T. V. JOE LAYNG, PH.D.
Director of Learning Sciences, Mimio
Today’s classrooms are in transition. Technology of all sorts is making its way into the classroom and offering new ways to engage learners. The transition is not smooth, nor is it following a single path. Classroom technology was once limited to presentation via VCRs, filmstrips, and slide projectors. Today we find more interactive technology that uses LCD projectors, interactive whiteboards, notebook and desktop computers, and tablets such as the iPad.
Which technology? No “right answer.”
There is no one “right answer” as to which technology will best engage students and improve outcomes. Teachers have a vision of what an engaged classroom looks like, and they strive to create that in their own classroom. Practices that make that vision more likely are more readily adopted, while those that don’t are resisted. However, seeing our students engaged or feeling good about what we are doing may not be enough. Some teachers may assume that more interaction is better than less, that collaboration is better than independent study, and that tackling problems and projects through discovery and inquiry improves classroom practice and produces more authentic learning. Technology purchases often follow such beliefs. Unfortunately, there are few well-designed studies to support these assumptions. For example, a well-known study by Carnegie-Mellon professor David Klahr and University of Pittsburgh investigator Milena Nigam (2004) compared discovery/inquiry based science teaching to directly instructing learners:
With respect to the focal skill of designing unconfounded experiments in simple contexts, these results replicate other studies in which direct instruction was clearly superior to discovery learning in facilitating children’s acquisition of CVS [control-of-variables strategy]. (Chen & Klahr, 1999; Klahr et al., 2001) …The most important result of this study is the relationship between learning paths and transfer. Children who became masters via direct instruction were as skilled at evaluating science-fair posters as were discovery-learning masters and experts. Similarly, children who failed to become masters did equally poorly on the poster-evaluation task regardless of training condition. That is, the focused, explicit, and didactic training in the direct-instruction condition produced a high proportion of CVS masters who were as proficient as the few discoverylearning masters (and experts) when subsequently asked to demonstrate richer, more authentic, scientific judgments. These results suggest the need to reexamine the long-standing claim that the limitations of direct instruction, as well as the advantages of discovery methods, will invariably manifest themselves in tasks requiring broad transfer to authentic contexts… (p.666)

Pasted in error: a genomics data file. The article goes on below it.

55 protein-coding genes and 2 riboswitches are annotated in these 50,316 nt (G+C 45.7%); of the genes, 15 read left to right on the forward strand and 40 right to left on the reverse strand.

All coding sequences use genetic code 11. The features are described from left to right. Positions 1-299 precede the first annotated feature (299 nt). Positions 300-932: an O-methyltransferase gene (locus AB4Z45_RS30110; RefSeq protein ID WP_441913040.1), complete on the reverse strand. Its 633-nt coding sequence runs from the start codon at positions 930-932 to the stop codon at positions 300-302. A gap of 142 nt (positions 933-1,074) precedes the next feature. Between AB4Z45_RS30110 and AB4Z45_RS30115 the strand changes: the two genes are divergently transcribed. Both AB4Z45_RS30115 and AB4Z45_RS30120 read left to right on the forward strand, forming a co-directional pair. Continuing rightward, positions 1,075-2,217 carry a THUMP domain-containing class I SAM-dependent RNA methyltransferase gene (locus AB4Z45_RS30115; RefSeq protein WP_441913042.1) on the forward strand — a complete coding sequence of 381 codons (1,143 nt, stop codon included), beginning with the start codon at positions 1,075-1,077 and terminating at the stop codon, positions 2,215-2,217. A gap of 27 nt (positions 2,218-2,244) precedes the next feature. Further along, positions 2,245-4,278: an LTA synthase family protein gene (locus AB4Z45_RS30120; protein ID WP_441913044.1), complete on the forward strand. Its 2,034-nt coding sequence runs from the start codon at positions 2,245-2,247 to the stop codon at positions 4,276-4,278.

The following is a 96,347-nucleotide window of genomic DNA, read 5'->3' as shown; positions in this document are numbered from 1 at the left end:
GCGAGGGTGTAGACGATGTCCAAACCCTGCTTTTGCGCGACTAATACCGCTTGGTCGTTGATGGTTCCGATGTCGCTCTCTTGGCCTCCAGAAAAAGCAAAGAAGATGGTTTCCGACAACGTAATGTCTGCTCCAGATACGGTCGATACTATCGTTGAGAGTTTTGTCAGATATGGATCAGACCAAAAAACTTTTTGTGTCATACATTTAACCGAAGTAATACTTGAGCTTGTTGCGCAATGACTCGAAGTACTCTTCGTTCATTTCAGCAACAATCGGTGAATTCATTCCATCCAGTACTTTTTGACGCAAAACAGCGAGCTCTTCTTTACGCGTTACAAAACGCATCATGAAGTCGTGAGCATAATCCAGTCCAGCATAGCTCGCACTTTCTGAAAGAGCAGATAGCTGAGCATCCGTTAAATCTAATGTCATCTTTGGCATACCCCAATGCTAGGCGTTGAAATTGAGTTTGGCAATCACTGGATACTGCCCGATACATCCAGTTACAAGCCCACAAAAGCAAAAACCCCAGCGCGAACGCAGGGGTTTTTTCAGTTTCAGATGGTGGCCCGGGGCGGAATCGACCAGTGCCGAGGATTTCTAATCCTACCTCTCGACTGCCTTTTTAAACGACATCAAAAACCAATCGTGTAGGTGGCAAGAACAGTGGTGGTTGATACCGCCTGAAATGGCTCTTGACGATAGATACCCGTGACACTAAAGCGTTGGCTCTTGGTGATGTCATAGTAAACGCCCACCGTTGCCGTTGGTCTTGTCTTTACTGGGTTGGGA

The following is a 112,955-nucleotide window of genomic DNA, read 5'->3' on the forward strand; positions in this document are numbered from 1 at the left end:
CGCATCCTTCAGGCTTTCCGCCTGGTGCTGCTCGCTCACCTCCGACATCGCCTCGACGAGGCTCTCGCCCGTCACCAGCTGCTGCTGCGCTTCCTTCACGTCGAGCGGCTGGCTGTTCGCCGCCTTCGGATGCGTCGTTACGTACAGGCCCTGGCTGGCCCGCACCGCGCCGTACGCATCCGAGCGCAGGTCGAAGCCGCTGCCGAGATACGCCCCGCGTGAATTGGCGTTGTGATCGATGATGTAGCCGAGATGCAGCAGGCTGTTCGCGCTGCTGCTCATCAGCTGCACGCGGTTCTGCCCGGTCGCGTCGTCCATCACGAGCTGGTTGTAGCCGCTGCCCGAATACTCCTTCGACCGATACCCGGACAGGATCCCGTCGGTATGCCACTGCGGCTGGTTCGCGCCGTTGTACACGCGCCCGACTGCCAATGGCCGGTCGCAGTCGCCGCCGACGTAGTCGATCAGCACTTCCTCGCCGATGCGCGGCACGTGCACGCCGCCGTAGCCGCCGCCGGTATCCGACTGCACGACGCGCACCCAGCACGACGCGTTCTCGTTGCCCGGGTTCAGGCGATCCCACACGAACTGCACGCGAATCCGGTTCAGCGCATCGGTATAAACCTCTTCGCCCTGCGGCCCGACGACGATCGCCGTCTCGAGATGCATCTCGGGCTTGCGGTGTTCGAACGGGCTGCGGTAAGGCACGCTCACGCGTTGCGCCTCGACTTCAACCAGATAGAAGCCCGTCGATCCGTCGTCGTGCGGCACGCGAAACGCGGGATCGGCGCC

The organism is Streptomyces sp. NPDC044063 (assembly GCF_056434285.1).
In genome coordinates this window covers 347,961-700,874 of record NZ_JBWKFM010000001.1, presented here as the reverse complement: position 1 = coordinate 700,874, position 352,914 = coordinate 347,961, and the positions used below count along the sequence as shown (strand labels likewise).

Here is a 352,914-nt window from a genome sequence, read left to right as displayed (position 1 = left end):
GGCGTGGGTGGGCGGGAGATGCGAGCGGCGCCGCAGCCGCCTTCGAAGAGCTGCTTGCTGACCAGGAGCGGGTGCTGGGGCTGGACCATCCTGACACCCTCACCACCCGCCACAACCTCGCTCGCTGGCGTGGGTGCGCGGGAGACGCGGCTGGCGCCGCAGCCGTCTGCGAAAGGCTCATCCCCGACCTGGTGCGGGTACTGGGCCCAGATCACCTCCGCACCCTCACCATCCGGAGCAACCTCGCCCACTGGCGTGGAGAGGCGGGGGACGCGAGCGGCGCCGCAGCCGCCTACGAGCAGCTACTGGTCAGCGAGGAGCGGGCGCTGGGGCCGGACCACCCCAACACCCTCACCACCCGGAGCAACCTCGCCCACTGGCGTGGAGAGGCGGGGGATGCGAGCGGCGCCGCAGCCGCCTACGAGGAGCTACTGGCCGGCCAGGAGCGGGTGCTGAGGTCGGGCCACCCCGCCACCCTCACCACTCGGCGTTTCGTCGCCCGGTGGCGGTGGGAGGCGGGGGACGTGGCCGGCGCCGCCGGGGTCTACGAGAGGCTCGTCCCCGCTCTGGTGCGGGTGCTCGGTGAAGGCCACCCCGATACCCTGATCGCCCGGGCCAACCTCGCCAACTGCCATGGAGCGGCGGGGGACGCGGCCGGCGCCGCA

Still, what we want from these activities—engaged, self-directed learners that actually are learning both content and process—remains an important goal. The research does not suggest that effective interactive learning environments cannot be designed. But it does suggest that Technology Changes in the Classroom: In search of effective, flexible solutions 2 simply adding a game structure, collaboration, or interactivity does not ensure effectiveness. Even in the Klahr and Nigam study, “[a] nontrivial proportion (23%) of discovery-learning children became CVS masters. And even among the discovery-learning children receiving the lowest scores in the exploration phase, 15% became masters.” (p. 666) This suggests that carefully designed learning environments can produce this type of learning. Indeed, Robbins (2011) describes successful inquiry-based elementary classroom practices based on a very carefully designed curriculum that employs think-aloud problem solving. In her model, learners are taught first how to reason and ask questions, and then to apply those skills to a range of problems and projects.